Sometimes the right content is live video

What we learned using Periscope at DVSA for the first time

By John Ploughman (Content Design Manager) and Richard Northern (Content Designer — Visual Media)

Richard setting up the camera and lighting with Lesley Young

We used Periscope for the first time in August 2016. During a consultation about changes to the driving test, we wanted to give users the chance to ask questions about the proposals to Lesley Young, the Chief Driving Examiner at DVSA.

The first thing to say is how grateful we are that the Government Digital Service (GDS) made their experience of using Periscope for the first time available. We used this as the model for how we ran ours.

We won’t repeat all of the great stuff in GDS’s blog post, but we’ll focus on some specific things we did, and what we’ll do differently next time.

Promoting the interview

A week before the interview was due to take place, we published a blog post explaining what Periscope was, how to get the app or watch on the web, and how the session would run.

We also offered users who couldn’t take part in the live broadcast the opportunity to leave their questions as comments on the post.

We then promoted that blog post during the week leading up to the interview on Twitter and Facebook. We set up a Facebook event with details of how to take part so users could subscribe to that, too.

We also sent out email alerts to driving instructors, encouraging them to either take part live, or leave questions in advance.

Running the interview

We filmed using an iPhone in portrait orientation, connected to mics (iRig), with tripod and lighting.

Behind the scenes we had a moderator with a MacBook, looking at the questions coming in and adding them to a shared Google Doc. The interviewer also had a MacBook with this Google Doc open, so they could see the questions that had been selected to be asked.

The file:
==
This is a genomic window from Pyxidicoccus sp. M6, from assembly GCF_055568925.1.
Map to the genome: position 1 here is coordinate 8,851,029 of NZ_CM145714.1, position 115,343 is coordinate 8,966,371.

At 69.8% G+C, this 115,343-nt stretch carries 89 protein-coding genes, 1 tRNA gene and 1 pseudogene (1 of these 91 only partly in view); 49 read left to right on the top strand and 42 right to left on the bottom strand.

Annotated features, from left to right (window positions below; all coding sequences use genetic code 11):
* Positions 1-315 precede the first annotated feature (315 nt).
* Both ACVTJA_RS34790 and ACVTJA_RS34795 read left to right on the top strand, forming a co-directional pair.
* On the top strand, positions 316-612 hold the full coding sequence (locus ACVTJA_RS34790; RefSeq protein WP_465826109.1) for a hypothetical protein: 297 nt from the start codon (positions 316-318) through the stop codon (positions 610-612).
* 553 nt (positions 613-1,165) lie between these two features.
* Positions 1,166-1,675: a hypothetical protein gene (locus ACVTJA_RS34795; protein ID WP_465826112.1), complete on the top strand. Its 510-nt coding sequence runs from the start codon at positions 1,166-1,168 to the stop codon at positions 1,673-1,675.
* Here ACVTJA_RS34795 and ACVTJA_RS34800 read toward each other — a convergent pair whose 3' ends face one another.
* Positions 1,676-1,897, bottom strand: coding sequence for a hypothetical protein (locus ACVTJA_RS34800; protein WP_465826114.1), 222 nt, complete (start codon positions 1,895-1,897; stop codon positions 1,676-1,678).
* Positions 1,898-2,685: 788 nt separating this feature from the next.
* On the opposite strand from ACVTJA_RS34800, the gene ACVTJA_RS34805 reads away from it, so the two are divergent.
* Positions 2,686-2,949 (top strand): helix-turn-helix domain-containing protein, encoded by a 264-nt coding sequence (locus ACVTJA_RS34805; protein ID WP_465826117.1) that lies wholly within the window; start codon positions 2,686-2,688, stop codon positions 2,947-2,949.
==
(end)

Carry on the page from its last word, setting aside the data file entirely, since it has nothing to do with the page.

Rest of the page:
The interview lasted for 20 minutes, which felt about right.

At its peak, we had just over 300 users watching live. Over 3,000 joined at some point in the live broadcast — which was much higher than we anticipated.

After the interview

As soon as the interview was over, we started to upload the video to YouTube (the Periscope app can save this to your camera roll).

We also put the video in a shared folder on Google Drive, and 2 people started to type a transcript of the interview.

When all that was done (the same afternoon), we published the YouTube video version of the interview, and embedded it into an updated blog post with the complete transcript.

We also uploaded a text transcript to YouTube so that closed captions were available on the video.

Since publishing, the blog post with video and transcript has been viewed over 9,000 times. The video embedded in the post has been viewed over 3,000 times, with users watching just over 11 minutes on average.

What we’ll do differently next time

Our top 3 things to do differently next time are:

  1. Create an ICS calendar file for the broadcast. We’ll make that available in the blog post that promotes the broadcast, so users can add it to their calendar and be reminded.
  2. Film in landscape rather than portrait. We wanted to give live viewers a great experience, but the statistics show more users have watched the recording after the event, so we need to give them a good experience — and portrait on YouTube isn’t good.
  3. Get an extra person to be involved in the moderation. So we’ll have one person constantly looking at the questions, and the other adding questions to the Google Doc. We found it’s too much for one person to do when 300 people are asking questions!

We hope that this helps you if you’re planning on using Periscope for the first time.